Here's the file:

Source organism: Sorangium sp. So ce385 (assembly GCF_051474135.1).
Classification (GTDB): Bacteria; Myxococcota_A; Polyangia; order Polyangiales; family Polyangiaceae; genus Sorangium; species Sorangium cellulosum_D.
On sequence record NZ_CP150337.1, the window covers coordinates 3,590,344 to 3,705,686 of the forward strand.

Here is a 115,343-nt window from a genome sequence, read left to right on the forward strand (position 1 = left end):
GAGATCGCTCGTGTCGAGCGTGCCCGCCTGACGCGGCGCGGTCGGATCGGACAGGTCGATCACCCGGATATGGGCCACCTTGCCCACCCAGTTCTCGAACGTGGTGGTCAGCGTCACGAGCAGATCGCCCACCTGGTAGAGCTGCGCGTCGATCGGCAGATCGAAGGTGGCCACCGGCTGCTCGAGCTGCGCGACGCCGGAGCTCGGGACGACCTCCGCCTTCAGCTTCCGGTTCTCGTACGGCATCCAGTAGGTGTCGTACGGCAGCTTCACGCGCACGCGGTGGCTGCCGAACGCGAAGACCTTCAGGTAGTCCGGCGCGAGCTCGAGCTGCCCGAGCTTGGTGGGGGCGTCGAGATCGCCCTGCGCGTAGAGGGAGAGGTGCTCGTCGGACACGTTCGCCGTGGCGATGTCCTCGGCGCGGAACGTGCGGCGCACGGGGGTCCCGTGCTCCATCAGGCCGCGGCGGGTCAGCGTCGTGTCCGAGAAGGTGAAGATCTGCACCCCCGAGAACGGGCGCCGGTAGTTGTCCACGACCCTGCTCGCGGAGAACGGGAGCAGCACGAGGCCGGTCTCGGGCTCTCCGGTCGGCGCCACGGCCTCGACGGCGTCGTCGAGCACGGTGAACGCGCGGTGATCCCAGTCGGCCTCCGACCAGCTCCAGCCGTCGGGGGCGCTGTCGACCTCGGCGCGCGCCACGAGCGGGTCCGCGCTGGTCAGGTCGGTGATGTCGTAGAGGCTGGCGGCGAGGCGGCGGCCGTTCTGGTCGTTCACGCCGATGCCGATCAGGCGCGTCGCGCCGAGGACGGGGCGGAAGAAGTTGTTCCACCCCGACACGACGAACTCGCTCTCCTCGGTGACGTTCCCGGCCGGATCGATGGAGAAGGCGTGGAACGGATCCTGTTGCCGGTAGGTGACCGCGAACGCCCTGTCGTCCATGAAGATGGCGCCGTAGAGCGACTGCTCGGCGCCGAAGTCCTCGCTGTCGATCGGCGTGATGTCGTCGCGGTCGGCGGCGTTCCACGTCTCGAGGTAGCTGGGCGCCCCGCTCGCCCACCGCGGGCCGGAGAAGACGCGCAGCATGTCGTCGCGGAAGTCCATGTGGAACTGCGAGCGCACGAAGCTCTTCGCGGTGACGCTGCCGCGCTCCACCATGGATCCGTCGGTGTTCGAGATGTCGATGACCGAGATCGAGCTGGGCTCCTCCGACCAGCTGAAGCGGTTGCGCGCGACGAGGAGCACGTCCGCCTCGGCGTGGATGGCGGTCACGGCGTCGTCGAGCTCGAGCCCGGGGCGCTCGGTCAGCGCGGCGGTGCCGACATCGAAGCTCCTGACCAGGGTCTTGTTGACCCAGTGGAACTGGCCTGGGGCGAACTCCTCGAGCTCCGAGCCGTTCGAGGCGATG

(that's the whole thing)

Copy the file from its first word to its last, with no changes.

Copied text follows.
Source organism: Sorangium sp. So ce385 (assembly GCF_051474135.1).
Classification (GTDB): Bacteria; Myxococcota_A; Polyangia; order Polyangiales; family Polyangiaceae; genus Sorangium; species Sorangium cellulosum_D.
On sequence record NZ_CP150337.1, the window covers coordinates 3,590,344 to 3,705,686 of the forward strand.

Here is a 115,343-nt window from a genome sequence, read left to right on the forward strand (position 1 = left end):
GAGATCGCTCGTGTCGAGCGTGCCCGCCTGACGCGGCGCGGTCGGATCGGACAGGTCGATCACCCGGATATGGGCCACCTTGCCCACCCAGTTCTCGAACGTGGTGGTCAGCGTCACGAGCAGATCGCCCACCTGGTAGAGCTGCGCGTCGATCGGCAGATCGAAGGTGGCCACCGGCTGCTCGAGCTGCGCGACGCCGGAGCTCGGGACGACCTCCGCCTTCAGCTTCCGGTTCTCGTACGGCATCCAGTAGGTGTCGTACGGCAGCTTCACGCGCACGCGGTGGCTGCCGAACGCGAAGACCTTCAGGTAGTCCGGCGCGAGCTCGAGCTGCCCGAGCTTGGTGGGGGCGTCGAGATCGCCCTGCGCGTAGAGGGAGAGGTGCTCGTCGGACACGTTCGCCGTGGCGATGTCCTCGGCGCGGAACGTGCGGCGCACGGGGGTCCCGTGCTCCATCAGGCCGCGGCGGGTCAGCGTCGTGTCCGAGAAGGTGAAGATCTGCACCCCCGAGAACGGGCGCCGGTAGTTGTCCACGACCCTGCTCGCGGAGAACGGGAGCAGCACGAGGCCGGTCTCGGGCTCTCCGGTCGGCGCCACGGCCTCGACGGCGTCGTCGAGCACGGTGAACGCGCGGTGATCCCAGTCGGCCTCCGACCAGCTCCAGCCGTCGGGGGCGCTGTCGACCTCGGCGCGCGCCACGAGCGGGTCCGCGCTGGTCAGGTCGGTGATGTCGTAGAGGCTGGCGGCGAGGCGGCGGCCGTTCTGGTCGTTCACGCCGATGCCGATCAGGCGCGTCGCGCCGAGGACGGGGCGGAAGAAGTTGTTCCACCCCGACACGACGAACTCGCTCTCCTCGGTGACGTTCCCGGCCGGATCGATGGAGAAGGCGTGGAACGGATCCTGTTGCCGGTAGGTGACCGCGAACGCCCTGTCGTCCATGAAGATGGCGCCGTAGAGCGACTGCTCGGCGCCGAAGTCCTCGCTGTCGATCGGCGTGATGTCGTCGCGGTCGGCGGCGTTCCACGTCTCGAGGTAGCTGGGCGCCCCGCTCGCCCACCGCGGGCCGGAGAAGACGCGCAGCATGTCGTCGCGGAAGTCCATGTGGAACTGCGAGCGCACGAAGCTCTTCGCGGTGACGCTGCCGCGCTCCACCATGGATCCGTCGGTGTTCGAGATGTCGATGACCGAGATCGAGCTGGGCTCCTCCGACCAGCTGAAGCGGTTGCGCGCGACGAGGAGCACGTCCGCCTCGGCGTGGATGGCGGTCACGGCGTCGTCGAGCTCGAGCCCGGGGCGCTCGGTCAGCGCGGCGGTGCCGACATCGAAGCTCCTGACCAGGGTCTTGTTGACCCAGTGGAACTGGCCTGGGGCGAACTCCTCGAGCTCCGAGCCGTTCGAGGCGATG